From the High School Deputies

Half yearly examinations and NAPLAN have just finished and this can be a daunting prospect for many students. In a wide variety of subjects mid-year assessment has been in the form of formal examinations. For other subjects this has been in-class tests or tasks of a different nature. Formal examinations can be a challenging experience for many students as they test knowledge and skills that have been taught across a significant time period, and to recall and apply that knowledge can’t be fudged; it comes only through good preparation. It is a NESA requirement that we assess how well students have achieved course outcomes, and it is this achievement that we seek to report to parents in the mid-year reporting process.

Some schools have reduced the formal examination process and don’t run half yearly exams. William Carey has retained them because we want to train our students in how to do them well and make them a “normal” part of schooling. This means that events like NAPLAN and the HSC aren’t too out of the ordinary and cause more stress than they might otherwise do. Parents may notice that not all subjects in all years have a half yearly examination. Exams are only one type of assessment strategy and NESA has indicated they don’t want us to over-assess our students. In more practical subjects particularly, other types of assessment are more valid as they try to assess a broader range of outcomes than can be tested in an examination.

Formal assessments are also not the only way teachers are gathering data on student achievement. Formative assessment is a less formal approach whereby information about student progress is determined and it is used to immediately inform a teacher about what to do next to effectively teach students at their point of need. Staff have been trained in recent years and are actively utilising these techniques in their classes.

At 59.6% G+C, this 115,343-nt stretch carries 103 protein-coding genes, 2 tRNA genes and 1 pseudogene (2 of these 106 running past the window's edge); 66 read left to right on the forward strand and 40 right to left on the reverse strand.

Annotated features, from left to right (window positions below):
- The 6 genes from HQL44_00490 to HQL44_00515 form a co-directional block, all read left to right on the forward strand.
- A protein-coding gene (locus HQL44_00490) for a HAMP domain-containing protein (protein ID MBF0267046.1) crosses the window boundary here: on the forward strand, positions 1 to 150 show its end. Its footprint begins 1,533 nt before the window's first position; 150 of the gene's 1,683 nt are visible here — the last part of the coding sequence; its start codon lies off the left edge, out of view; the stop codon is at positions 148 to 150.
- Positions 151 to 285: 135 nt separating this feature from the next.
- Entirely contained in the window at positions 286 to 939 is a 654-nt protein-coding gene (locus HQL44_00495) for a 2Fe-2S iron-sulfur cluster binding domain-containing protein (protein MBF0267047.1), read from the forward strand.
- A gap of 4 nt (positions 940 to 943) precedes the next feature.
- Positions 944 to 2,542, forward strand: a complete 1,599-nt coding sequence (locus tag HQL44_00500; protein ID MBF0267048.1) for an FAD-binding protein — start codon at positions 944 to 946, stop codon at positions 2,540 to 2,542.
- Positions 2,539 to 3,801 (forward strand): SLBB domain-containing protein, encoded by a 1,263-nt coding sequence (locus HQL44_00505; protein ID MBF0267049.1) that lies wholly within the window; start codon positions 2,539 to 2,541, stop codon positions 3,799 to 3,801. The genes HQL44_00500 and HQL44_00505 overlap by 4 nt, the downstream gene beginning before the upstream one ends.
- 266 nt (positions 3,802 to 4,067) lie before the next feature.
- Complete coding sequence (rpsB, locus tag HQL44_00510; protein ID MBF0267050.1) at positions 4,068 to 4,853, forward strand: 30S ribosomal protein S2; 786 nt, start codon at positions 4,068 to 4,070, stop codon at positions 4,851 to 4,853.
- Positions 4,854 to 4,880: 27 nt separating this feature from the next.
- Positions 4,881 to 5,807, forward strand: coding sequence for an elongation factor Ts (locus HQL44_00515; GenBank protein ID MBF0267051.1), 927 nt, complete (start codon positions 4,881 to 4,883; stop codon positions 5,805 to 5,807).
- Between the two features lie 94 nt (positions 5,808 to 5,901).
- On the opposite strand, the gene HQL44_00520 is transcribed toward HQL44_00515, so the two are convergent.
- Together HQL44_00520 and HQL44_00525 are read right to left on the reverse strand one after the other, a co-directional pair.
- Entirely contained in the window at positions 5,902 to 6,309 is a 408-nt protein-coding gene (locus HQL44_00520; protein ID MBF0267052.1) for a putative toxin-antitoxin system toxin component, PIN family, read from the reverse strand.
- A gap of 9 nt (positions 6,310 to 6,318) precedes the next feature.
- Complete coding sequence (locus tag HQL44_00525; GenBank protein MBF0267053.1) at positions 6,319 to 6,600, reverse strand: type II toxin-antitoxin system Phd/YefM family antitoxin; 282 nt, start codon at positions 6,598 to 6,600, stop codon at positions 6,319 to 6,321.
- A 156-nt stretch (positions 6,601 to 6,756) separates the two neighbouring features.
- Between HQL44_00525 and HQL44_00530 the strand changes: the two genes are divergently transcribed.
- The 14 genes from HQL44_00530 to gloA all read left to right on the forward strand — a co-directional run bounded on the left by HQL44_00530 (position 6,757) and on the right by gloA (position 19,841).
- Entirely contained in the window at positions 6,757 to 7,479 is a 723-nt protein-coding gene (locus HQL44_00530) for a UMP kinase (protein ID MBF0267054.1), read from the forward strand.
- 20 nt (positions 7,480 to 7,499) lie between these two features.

Teaching is only one side of the coin in this process of outcome assessment. Students often don’t see their role in the teaching learning process. Each assessment task is an opportunity for staff to feed back to students what they are doing well and what they can work on to improve their areas of weakness. Too often, students look at the mark, but don’t act on the feedback provided to ensure future attempts have been modified based on that feedback to better display their knowledge or skills. This could include comments in the half yearly report or on the marked tasks that come back throughout the semester. Students asking for assistance or clarification is an important part of the process of engaging in their learning that some don’t employ nearly enough. In my Year 11 class, students are constantly called on to critically evaluate each other’s expression of ideas so they continually improve how well they can articulate concepts in Physics. We have tried to make it normal to not have a go at someone who can’t get an answer right, but to help them find the words to make it a better answer. As a teacher, it is really encouraging to watch students help each other with their learning.

 

In His service,
Derek White.
Deputy Principal Senior Studies.
(On behalf of the High School Deputies)